After our earlier post regarding raises for Boise’s Mayor and City Council, readers prompted us to actually take a position on the proposed ordinance which will be considered today at first reading.
The GUARDIAN sent the following letter to each member of the City Council.
Ladies and Gentlemen,
I posted a GUARDIAN STORY about the pending ordinance granting yourselves pay raises in my usual acerbic tone and was pleasantly surprised with the well reasoned comments from the readers.
In short, folks aren’t opposed to giving each of you and the Mayor pay hikes, but they don’t think you should have the right to grant the raises to yourselves. I share that sentiment.
I would like to suggest that you introduce an alternative ordinance that would go into affect AFTER the last one of your terms’ expires. That way at “contract renewal time” you start at a new wage–approved by the previous council. We don’t have longevity bonuses for politicians. Each of you–just like congress and the legislature–get equal pay.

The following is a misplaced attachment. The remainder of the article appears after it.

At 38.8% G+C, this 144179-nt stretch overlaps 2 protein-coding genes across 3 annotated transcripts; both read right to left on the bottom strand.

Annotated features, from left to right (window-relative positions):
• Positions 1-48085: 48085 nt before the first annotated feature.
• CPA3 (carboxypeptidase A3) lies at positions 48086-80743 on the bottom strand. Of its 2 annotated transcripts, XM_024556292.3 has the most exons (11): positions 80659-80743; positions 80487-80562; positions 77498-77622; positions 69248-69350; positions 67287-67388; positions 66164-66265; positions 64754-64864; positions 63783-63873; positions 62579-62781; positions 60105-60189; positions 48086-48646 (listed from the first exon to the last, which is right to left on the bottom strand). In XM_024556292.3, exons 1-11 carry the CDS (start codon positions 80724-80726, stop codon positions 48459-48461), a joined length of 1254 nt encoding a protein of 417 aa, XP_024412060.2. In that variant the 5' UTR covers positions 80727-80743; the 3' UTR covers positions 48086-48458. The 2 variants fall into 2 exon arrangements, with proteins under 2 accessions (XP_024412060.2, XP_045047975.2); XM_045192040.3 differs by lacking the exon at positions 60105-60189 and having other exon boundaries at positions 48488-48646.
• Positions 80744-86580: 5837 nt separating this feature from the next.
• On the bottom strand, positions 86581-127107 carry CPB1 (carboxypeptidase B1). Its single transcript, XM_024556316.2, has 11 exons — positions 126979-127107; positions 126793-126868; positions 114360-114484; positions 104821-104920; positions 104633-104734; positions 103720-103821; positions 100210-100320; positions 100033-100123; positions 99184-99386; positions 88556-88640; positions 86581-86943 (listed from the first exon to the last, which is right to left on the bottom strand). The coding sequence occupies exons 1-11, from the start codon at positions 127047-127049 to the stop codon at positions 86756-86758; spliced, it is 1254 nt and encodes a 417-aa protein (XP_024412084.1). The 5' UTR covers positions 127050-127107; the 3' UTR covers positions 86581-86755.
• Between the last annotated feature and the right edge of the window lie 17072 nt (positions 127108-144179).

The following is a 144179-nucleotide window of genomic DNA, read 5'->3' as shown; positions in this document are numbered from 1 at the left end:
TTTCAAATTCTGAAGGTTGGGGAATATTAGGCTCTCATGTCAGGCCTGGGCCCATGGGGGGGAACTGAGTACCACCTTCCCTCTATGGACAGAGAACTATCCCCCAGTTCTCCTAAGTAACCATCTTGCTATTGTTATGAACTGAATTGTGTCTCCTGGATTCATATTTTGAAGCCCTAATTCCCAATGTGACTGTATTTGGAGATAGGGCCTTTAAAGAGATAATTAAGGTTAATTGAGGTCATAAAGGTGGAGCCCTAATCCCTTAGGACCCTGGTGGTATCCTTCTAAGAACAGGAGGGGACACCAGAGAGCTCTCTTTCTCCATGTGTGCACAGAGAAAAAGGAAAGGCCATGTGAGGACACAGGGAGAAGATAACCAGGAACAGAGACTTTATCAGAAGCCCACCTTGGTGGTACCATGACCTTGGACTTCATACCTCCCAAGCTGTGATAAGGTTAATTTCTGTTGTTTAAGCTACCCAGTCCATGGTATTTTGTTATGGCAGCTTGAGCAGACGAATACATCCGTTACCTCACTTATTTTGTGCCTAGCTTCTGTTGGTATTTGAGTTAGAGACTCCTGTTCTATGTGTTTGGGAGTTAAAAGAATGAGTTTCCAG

Arguments about not getting raises for many years are simply invalid. Each of you ran for office within the past three years and agreed with the citizens to serve us for a period of four years and–by implication–at the prevailing wage. There was no mention during campaigns of, “Elect me now, but I reserve the right to take more at my discretion.” You also have no expectation of serving more than four years unless citizens decide to rehire you and extend your contract.
That said, I would gladly support an effort to codify the idea of standing for election before receiving a pay hike and applaud each of you for taking the ethical high ground. As for the $150 monthly expense, just ask yourselves if other staffers deserve it for the meetings they attend. I also think the city would be able to provide cell phones at a group rate just like they do for coppers–but the billing would of course be a public record. My fear is future councilors could let things get out of control like the Kempthorne days when the car allowance would have made payments on the finest vehicles on the market. We must also never forget the “P-Card” abuse which began as a cost saving measure to cut administrative work on petty expenses.”
Thanks for your consideration and I would be happy to hear thoughts from each of you.
DAVID R. FRAZIER
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